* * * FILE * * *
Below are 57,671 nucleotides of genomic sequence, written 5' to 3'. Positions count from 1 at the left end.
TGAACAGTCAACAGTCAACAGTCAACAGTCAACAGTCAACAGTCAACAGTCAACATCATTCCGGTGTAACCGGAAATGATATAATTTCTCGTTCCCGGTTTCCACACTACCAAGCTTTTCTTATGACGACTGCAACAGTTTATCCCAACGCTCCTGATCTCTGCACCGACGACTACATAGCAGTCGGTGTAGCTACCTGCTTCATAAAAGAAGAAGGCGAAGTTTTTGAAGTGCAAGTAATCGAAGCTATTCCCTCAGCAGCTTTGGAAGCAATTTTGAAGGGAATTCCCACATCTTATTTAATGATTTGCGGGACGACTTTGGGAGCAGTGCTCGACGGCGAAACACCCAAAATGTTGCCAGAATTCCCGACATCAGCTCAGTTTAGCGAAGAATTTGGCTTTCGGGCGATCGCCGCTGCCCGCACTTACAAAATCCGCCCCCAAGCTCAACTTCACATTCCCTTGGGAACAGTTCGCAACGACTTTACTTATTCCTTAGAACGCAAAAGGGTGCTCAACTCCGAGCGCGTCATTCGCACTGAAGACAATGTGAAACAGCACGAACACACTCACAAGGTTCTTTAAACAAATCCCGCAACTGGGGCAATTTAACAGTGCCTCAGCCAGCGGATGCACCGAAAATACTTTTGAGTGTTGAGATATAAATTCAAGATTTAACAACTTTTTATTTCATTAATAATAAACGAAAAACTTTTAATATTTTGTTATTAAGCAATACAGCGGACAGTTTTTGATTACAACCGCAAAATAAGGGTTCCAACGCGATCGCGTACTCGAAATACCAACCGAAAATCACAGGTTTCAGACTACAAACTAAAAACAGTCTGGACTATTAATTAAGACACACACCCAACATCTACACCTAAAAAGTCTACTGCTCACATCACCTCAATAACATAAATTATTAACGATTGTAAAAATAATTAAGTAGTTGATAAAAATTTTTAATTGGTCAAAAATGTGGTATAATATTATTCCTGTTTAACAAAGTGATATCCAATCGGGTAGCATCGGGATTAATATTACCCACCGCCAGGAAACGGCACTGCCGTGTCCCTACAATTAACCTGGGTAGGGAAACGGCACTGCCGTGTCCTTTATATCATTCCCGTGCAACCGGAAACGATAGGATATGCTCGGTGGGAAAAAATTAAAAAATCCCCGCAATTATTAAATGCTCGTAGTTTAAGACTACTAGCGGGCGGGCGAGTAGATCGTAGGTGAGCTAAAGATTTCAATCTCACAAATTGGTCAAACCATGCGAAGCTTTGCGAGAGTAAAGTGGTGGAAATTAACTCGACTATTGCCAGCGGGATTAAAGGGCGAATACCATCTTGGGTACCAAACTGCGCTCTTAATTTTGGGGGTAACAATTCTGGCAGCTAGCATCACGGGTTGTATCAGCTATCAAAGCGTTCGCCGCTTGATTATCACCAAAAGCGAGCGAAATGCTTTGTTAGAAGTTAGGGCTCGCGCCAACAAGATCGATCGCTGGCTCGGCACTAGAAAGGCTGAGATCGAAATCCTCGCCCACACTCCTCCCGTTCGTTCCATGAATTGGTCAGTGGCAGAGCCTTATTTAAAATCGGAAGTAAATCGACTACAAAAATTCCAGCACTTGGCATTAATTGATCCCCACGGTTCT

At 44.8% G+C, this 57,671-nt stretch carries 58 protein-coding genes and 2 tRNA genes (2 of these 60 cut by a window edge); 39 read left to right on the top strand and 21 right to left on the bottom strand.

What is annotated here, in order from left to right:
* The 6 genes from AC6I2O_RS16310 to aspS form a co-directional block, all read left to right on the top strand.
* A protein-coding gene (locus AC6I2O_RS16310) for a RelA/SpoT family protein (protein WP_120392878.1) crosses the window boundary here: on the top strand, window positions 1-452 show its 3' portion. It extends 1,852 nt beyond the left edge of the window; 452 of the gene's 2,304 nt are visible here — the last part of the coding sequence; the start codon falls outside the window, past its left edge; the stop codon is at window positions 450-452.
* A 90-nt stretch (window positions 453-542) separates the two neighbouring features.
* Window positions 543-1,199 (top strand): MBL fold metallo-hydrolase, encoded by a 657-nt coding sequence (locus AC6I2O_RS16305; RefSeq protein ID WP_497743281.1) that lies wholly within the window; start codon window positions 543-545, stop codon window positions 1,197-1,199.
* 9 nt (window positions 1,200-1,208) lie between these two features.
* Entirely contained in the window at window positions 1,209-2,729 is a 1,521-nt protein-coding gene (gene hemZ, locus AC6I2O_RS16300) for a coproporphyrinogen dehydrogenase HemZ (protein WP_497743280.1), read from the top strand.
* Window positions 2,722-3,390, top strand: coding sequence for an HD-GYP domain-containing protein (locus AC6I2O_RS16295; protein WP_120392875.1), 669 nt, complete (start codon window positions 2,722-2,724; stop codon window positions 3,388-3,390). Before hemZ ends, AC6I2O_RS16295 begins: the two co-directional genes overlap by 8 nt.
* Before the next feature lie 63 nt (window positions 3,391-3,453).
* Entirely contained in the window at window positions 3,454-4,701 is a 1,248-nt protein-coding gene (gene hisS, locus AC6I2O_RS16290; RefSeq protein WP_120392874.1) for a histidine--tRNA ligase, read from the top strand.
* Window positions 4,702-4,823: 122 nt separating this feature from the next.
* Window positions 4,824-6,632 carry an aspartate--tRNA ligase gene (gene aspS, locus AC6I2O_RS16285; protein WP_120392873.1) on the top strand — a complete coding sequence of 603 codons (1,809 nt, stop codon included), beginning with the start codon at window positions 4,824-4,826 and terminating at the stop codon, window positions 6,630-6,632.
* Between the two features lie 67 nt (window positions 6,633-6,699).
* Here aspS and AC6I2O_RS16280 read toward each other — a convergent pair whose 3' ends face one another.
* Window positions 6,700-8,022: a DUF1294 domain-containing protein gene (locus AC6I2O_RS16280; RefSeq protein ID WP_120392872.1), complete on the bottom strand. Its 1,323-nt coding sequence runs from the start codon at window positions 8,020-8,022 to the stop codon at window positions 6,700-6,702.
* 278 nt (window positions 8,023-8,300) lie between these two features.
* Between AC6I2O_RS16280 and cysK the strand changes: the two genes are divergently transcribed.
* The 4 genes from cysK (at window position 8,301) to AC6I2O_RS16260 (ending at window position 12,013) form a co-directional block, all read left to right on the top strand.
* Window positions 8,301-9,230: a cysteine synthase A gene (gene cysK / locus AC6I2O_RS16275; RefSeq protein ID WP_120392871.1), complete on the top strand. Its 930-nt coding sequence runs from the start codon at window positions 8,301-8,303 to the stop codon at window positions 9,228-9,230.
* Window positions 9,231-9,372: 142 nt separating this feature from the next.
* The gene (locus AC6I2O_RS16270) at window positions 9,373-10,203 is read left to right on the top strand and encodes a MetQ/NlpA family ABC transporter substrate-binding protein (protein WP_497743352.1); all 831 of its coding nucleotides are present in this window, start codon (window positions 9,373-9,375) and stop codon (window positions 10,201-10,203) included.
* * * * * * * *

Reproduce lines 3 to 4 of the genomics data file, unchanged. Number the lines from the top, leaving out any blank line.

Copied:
At 44.8% G+C, this 57,671-nt stretch carries 58 protein-coding genes and 2 tRNA genes (2 of these 60 cut by a window edge); 39 read left to right on the top strand and 21 right to left on the bottom strand.

What is annotated here, in order from left to right: